Marty Rathbun of ex-second-in-line-for-the-Scientology throne fame recently posted a very interesting PDF of a spreadsheet purporting to be a list of OSA volunteers for the Western United States. OSA–the Office of Special Affairs–is Scientology’s intelligence agency, and the official arm by which Scientology exerts control over its myriad entities. This list of 222 Scientology-members is not a list of OSA officials but rather persons OSA relies upon for security at events, “safepointing” its various front group initiatives, public relations, help with Internet initiatives, etc.
[NOTE: the PDF provided by Rathbun, an image of the original spreadsheet, was difficult to read (and thus unsearchable) and so Anonymous members at WWP collaboratively transcribed the document first to a Google spreadsheet (here), which I then converted to an Excel spreadsheet (here). Finally, the most easily readable and accessible version is this html version. Also, many Scientology acronyms are sprinkled throughout, most of which can be found at the the Scientology Critical Information Directory’s Glossary]
The members on the list are mostly long-time “public” (not staff) Scientologists, and is probably about two years old. Some names appearing on the list have even left the CoS, such as Natalie Hagemo, who’s exit the list’s author unwittingly foretells with this comment:
Actually right now I do not use her on anything sensitive or seriously important because she has a PTS situation and just never seems to get to an org to get it handled.
On the comments section of Rathbun’s blog, Natalie acknowledges having left and offers further background on her situation.
But the list is far more fascinating and valuable than as a who’s who of OSA volunteers. The spreadsheet is filled out extensively and provides some insight into the Church of Scientology’s paranoid mind set. The list says more about its authors than those listed. For example, one column on the spreadsheet is labeled “Trusted,” which begs the question, Trusted in relation to what? Since everyone on the list is a member of Scientology, what further trust is required than those members having already paid the organization hundreds of thousands of dollars? Perhaps OSA engages in activities that if spoken openly of by the less-then-fully-trustworthy volunteer could endanger the Church? Quite likely, given OSA’s history.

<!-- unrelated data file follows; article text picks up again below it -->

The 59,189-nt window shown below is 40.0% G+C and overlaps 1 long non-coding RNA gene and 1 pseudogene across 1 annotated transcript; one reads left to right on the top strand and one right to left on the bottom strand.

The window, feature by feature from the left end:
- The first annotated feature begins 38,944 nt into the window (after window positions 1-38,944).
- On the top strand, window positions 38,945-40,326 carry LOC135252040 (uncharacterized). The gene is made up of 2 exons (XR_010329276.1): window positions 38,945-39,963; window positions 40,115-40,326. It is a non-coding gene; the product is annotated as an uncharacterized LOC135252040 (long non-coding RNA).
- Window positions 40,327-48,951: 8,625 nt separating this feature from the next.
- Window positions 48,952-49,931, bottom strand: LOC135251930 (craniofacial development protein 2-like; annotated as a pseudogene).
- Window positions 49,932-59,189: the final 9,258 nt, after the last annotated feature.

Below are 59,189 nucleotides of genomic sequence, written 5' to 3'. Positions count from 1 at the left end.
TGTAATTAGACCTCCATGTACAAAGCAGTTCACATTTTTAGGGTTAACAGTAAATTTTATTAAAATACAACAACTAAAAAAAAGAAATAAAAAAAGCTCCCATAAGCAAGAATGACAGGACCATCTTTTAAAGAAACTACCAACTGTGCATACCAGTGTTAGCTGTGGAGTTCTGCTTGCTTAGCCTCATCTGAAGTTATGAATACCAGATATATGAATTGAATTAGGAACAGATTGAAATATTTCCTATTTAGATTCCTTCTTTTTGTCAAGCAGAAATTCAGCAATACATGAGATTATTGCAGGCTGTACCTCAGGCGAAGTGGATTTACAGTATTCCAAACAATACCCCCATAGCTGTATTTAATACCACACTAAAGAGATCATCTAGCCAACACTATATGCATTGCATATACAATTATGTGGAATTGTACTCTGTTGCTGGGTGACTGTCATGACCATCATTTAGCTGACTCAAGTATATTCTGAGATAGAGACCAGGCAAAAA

Some entries suggest as much. For example, Sheldon Hogarth of the Los Gatos, CA Org:
Volunteers on MEST [ed: Matter, Energy, Space, & Time] projects such as fixing security cameras around the building. Volunteers on Org security during the day during Anon pickets. He takes photos of them and car plates. I trust him for this type of activity.
and about Bob Johnson of the Stevens Creek, CA Org:
I trust him but don’t know if I would expose him to invest items.
|Ed: invest = investigation] But another even more reasonable explanation exists. Because OSA volunteers are often called upon to interact with the general public (that is, protestors), it is important that they be so indoctrinated as to be immune to “entheta”–i.e., negative information about Scientology. Scientology members who succumb to entheta become ex-members of Scientology, and ex-members do not purchase expensive Scientology services. Remember, this list is largely comprised of OT (Operating Thetans)–people who have spent enormous amounts of money. Getting rubes into the tent is only half the game; keeping them there–especially the wealthiest rubes–is far more important. The entry for Lorin Burton of the Santa Barbara, CA Org, demonstrates what I’m talking about: